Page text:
Minnesota Decree of DescentIf a person dies with a Last Will and Testament (or a Will) the law tells us that such a person died “testate”.

Conversely, if a person dies without a Last Will and Testament, the law tells us that such a person died “intestate”.

The way Minnesota probate law treats those who died “testate” versus “intestate” is very different.  Foremost, if a person has a Will upon their death, the probate court will honor the wishes of the deceased person (“decedent”).  If the decedent wanted a home to go to his or her spouse, then the court will honor that.  If the decedent wanted his or her bank account to be split between the children of the decedent, the court will honor that provision of a Will.  If a decedent purposefully disinherits one of his or her children, the court will also honor that wish – as long as it is contained in a valid Will.

If a person dies “intestate”, Minnesota law has very specific provisions about how a decedent’s estate will “pass” upon that person’s death.  Specifically, Minnesota statutes tells us that the surviving spouse, if there was one, will get a portion of the estate depending upon how log he or she was married to the decedent.  For instance, the below chart lays out how a surviving spouse is paid from an “intestate” estate:

The Spousal Elective Share in a Minnesota Probate Administration

Furthermore, the surviving spouse of an “intestate” estate is entitle to what is commonly referred to as an “elective share” – meaning the surviving spouse can “elect” to keep that money or elect not to.  This would also be a good point to state that live-in girlfriends or boyfriends are not entitled to any money – or any portion of a decedent’s estate – if they did not marry the decedent.  The probate lawyers at Flanders Law Firm have seen many instances in which the boyfriend or girlfriend of a decedent received nothing from an estate and were forced to move out of the home he or she shared for many years with the decedent.

If a person dies “intestate”, there is also a table of heirs which dictates who receives what share of the estate.  Below is a listing of the Minnesota table of heirs as provided by Minn. Stat. 524.2-103.

(1) to the decedent’s descendants by representation;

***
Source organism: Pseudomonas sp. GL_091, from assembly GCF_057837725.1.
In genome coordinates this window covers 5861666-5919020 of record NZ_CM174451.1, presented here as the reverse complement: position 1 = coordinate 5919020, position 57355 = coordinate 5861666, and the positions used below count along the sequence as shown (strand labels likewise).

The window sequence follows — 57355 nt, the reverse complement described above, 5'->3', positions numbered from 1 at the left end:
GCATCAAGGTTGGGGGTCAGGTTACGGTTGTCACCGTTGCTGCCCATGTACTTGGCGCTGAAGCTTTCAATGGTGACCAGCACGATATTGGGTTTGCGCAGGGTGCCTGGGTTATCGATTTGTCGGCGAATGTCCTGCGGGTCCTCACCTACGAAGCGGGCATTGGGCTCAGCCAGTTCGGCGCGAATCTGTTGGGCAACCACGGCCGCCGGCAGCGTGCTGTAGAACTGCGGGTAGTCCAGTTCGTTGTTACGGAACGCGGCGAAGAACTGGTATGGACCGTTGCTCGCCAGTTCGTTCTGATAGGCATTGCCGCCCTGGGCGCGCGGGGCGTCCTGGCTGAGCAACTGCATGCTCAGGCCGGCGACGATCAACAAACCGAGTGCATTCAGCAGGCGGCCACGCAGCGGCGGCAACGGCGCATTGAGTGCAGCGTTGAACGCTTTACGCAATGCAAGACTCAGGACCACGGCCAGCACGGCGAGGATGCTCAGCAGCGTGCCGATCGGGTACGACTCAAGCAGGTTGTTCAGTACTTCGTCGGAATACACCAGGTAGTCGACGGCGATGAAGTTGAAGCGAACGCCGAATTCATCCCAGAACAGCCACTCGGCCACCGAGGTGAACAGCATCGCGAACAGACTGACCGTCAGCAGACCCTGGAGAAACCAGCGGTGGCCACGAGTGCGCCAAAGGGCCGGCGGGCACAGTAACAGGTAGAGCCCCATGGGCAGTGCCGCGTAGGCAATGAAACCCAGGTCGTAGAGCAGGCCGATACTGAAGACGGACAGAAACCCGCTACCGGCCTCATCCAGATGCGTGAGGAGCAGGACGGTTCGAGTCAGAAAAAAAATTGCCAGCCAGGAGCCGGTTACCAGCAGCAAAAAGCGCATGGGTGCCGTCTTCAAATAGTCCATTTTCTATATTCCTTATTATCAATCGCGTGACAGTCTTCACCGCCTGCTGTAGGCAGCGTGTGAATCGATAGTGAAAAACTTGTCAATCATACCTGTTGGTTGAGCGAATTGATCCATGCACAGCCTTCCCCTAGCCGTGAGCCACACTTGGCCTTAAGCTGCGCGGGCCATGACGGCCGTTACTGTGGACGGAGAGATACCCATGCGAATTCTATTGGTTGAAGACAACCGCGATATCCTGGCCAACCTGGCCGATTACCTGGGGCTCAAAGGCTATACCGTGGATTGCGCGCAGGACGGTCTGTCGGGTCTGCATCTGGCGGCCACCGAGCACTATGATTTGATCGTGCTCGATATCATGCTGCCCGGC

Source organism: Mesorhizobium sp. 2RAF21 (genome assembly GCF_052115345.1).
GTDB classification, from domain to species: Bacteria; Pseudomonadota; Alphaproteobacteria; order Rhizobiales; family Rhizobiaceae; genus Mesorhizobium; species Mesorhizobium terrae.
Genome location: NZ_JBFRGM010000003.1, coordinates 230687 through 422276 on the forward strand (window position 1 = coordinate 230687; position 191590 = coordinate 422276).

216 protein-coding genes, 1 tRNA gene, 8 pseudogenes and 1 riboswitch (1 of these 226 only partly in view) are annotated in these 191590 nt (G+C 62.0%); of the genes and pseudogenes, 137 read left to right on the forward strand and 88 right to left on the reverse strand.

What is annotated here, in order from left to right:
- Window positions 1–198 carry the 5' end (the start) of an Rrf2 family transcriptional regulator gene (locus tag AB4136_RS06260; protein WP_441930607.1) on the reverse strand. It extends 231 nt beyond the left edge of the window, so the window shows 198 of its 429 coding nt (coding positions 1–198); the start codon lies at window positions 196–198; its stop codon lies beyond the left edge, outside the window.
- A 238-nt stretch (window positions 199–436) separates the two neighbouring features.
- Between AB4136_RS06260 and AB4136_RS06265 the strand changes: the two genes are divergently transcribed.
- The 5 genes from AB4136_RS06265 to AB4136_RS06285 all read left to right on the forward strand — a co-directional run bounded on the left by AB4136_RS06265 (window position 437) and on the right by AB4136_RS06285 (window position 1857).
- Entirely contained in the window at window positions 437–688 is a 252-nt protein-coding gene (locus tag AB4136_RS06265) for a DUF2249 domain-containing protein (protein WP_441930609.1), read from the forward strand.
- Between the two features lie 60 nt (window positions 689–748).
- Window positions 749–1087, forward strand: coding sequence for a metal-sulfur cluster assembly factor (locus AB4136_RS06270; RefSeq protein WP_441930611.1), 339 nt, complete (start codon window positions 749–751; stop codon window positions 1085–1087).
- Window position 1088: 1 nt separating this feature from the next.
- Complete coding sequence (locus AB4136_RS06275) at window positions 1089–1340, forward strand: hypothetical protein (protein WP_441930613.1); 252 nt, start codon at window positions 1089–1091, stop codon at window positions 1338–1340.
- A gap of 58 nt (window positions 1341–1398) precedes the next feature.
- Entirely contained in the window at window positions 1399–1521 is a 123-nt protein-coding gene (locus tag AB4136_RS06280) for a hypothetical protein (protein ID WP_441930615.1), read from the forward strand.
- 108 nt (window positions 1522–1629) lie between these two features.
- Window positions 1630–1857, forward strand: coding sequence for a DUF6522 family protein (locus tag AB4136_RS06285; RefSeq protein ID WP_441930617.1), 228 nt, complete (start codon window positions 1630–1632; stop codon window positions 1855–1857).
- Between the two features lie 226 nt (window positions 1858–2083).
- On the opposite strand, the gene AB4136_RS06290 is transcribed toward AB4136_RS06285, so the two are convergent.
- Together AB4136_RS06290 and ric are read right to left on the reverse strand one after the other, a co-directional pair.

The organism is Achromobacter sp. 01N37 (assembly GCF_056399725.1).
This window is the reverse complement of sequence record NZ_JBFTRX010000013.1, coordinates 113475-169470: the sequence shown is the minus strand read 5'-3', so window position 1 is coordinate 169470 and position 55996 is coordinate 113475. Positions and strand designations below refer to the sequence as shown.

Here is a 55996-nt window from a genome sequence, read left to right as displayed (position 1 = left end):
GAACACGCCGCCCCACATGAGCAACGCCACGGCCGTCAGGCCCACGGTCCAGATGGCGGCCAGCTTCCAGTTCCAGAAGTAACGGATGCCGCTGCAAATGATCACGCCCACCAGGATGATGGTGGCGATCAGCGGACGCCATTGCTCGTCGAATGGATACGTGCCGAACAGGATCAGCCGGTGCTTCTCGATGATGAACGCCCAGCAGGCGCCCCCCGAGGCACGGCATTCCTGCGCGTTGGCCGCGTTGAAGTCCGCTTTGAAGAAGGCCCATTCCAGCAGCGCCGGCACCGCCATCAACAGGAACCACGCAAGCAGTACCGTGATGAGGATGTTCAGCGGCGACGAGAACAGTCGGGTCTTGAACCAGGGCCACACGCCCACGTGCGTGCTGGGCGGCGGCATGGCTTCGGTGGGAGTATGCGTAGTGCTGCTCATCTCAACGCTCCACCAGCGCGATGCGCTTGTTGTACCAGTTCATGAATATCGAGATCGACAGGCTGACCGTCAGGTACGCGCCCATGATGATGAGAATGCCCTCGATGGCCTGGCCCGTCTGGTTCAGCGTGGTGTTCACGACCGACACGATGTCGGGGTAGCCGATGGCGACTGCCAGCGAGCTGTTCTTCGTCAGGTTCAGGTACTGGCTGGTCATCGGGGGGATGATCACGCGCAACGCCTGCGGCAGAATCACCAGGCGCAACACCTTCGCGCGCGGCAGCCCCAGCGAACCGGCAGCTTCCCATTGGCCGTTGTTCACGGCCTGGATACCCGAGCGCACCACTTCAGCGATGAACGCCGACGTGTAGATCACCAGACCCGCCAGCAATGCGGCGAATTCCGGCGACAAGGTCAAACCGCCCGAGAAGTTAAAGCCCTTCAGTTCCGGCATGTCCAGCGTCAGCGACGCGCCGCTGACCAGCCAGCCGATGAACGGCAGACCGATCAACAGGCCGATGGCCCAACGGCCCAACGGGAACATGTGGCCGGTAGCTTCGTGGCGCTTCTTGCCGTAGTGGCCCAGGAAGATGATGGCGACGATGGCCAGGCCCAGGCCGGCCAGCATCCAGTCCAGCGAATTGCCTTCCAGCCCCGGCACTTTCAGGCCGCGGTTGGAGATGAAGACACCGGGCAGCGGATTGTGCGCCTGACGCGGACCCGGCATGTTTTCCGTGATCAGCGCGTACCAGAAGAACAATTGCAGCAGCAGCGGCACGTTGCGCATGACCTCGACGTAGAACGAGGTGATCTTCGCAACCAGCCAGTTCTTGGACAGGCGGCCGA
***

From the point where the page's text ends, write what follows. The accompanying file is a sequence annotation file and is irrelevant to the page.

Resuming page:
(2) if there is no surviving descendant, to the decedent’s parents equally if both survive, or to the surviving parent;

(3) if there is no surviving descendant or parent, to the descendants of the decedent’s parents or either of them by representation;

(4) if there is no surviving descendant, parent, or descendant of a parent, but the decedent is survived by one or more grandparents or descendants of grandparents, half of the estate passes to the decedent’s paternal grandparents equally if both survive, or to the surviving paternal grandparent, or to the descendants of the decedent’s paternal grandparents or either of them if both are deceased, the descendants taking by representation; and the other half passes to the decedent’s maternal relatives in the same manner; but if there is no surviving grandparent or descendant of a grandparent on either the paternal or the maternal side, the entire estate passes to the decedent’s relatives on the other side in the same manner as the half;

(5) if there is no surviving descendant, parent, descendant of a parent, grandparent, or descendant of a grandparent, to the next of kin in equal degree, except that when there are two or more collateral kindred in equal degree claiming through different ancestors, those who claim through the nearest ancestor shall take to the exclusion of those claiming through an ancestor more remote.

As you can see, the difference between dying “intestate” versues “testate” is very significant.  This difference also explains why estate planning is so important.

Free Initial Consultations

Contact the Flanders Law Firm today to talk to a Dakota County, Minnesota probate lawyer.  The firm offers free estate planning consultations to all potential clients. Call (612) 424-0398.